This was our sensible daily snotter hehe

It was awesome!
Oh my lordy.

Don't think I dare ask what the annual cost was keeping all those on the road.

All memorable cars though, hat off to you.

saboteur

5 posts

121 months

Saturday 13th April
quotequote all
OMG - I just bought a 4.2 Supercharged 2 weeks ago. It's already in the garage as we speak getting a new starter motor.... *sigh*
Great car though LOL smile

Ace-T

6,652 posts

195 months

Saturday 13th April
quotequote all
Trevor555 said:
Oh my lordy.

Don't think I dare ask what the annual cost was keeping all those on the road.

All memorable cars though, hat off to you.
Thank you kind sir. smile

Re the cost, well sticking ones fingers in ones ears and shouting Lalala very loudly seemed to work. hehe

All gone now except the Chimaera. We swapped really daft cars for a fairly daft house. biggrin

Walter Sobchak

4,498 posts

164 months

Saturday 13th April
quotequote all
The Prof said:
I’ve had 2 of these in the past with over 100k miles travelled in total. Averaged 18mpg and a little less with winter tyres fitted.

Superb, wouldn’t hesitate again - had an l405 and to be honest preferred the l322

Look out for Rust in rear arches and tailgate and the usual wear and tear suspension items and leaky airbags.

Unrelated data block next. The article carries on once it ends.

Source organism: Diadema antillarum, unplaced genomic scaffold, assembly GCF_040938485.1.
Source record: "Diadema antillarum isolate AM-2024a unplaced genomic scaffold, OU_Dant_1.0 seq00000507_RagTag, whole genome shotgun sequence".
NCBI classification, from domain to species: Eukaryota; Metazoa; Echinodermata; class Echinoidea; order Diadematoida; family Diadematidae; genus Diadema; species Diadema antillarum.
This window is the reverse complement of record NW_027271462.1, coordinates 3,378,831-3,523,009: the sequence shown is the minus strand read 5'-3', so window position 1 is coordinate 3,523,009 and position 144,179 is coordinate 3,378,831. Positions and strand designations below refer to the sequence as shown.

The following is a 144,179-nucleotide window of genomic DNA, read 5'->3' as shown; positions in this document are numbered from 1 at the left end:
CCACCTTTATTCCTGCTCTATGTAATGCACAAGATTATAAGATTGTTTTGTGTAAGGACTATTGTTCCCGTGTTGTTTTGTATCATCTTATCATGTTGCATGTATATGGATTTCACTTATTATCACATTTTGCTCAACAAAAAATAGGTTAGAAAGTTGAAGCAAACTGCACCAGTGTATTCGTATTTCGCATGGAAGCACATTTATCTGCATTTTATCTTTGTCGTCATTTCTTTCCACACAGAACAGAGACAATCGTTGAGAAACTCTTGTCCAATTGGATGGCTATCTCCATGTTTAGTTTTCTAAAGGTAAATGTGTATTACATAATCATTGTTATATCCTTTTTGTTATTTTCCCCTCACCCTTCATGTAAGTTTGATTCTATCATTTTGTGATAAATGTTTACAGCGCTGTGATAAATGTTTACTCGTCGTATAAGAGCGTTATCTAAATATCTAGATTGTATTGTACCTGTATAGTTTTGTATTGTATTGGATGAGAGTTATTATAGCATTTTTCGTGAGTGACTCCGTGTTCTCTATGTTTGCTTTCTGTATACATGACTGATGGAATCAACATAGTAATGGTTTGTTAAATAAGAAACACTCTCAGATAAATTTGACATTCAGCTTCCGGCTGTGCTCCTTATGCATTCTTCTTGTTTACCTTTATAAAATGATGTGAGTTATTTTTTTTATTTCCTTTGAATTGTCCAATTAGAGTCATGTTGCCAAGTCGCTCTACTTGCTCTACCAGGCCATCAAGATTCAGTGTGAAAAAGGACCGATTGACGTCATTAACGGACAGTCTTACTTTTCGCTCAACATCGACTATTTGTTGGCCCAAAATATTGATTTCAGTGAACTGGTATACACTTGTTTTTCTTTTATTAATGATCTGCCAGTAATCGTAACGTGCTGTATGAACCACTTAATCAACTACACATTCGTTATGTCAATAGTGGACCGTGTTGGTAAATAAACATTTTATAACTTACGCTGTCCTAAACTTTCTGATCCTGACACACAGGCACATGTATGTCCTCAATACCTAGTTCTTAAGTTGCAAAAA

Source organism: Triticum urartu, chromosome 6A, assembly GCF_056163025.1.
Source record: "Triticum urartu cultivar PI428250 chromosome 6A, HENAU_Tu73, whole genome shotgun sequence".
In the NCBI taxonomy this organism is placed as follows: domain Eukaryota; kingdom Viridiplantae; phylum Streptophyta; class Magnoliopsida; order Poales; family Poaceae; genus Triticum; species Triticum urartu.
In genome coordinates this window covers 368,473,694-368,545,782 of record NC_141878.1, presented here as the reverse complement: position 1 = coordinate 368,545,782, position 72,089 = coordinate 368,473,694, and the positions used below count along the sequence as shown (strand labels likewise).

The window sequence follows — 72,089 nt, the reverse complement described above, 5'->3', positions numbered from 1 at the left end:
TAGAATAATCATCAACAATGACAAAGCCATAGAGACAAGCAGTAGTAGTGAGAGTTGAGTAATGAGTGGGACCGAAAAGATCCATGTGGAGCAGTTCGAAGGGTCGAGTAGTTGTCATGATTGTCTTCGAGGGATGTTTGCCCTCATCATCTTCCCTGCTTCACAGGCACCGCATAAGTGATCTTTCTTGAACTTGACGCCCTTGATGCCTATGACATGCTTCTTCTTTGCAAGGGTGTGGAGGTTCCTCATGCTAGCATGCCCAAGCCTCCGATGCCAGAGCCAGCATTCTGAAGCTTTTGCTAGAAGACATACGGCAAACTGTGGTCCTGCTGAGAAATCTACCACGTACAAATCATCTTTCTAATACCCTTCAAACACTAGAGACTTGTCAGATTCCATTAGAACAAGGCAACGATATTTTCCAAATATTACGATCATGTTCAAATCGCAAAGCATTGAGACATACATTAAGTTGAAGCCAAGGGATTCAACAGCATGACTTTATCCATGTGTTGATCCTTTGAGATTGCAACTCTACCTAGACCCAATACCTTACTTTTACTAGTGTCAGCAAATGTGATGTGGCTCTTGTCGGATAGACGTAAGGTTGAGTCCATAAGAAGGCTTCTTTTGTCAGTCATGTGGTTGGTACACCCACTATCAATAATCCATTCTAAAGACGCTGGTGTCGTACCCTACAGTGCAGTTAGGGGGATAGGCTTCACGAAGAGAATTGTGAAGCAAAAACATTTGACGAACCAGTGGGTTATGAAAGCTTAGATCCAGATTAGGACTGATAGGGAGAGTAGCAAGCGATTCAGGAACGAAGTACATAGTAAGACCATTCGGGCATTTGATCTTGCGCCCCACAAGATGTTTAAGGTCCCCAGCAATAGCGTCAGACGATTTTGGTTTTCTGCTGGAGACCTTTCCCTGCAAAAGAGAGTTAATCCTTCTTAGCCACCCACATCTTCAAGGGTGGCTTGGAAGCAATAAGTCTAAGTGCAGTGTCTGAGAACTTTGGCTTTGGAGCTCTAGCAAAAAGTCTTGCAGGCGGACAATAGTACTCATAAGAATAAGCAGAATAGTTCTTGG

Find a good Indy to keep it maintained and you won’t regret it - or you could be unlucky and end up with a Friday afternoon car and you’ll be sobbing into your wallet
Out of interest what didn’t you like about the L405?, I’ve still not driven one yet, the interiors of them look amazing!.

quavey

173 posts

92 months

Saturday 13th April
quotequote all
The 07 onwards interior is a big improvement. That one also appears to have sport wheels rather than its proper style.

Anyway, I had mine for just over a year. Only did around 6k miles but it would do 22mpg on a run and averaged about 18mpg for me. Two faults in that time were the pcv valve failing £37 from Land Rover. And the electric glove box release switch failed, new was about £100 I went used as it was a very unusual fault for about £50.

Other than that all I did is service the engine and the gearbox to make sure all was healthy and it was a reliable car. I even made a profit on it when I sold it!

richinlondon

95 posts

62 months

Saturday 13th April
quotequote all
It’s such a shame that range rovers are always so bl00dy unreliable, relative of mine has year old disco sport with paint pealing off the roof and a snotty dealer. Pass, sadly...

mac96

1,387 posts

83 months

Saturday 13th April
quotequote all
You can be lucky. Mate of mine bought one about 5 years ago, for £11k. He doesn't do a huge mileage, but it's his only car and has been reliable and free from any large unexpected bills.

Perhaps he got the only good one!

only1ian

562 posts

134 months

Saturday 13th April
quotequote all
I had a 2006 manufactured one I ran for 18 months. Nothing went wrong except the CD player wouldnt read discs. A later 2010 model I also owned had the same issue. I sold the first car for a £3k profit and the second for a £2k loss. So I think either i was lucky or they aren’t as bad as people say!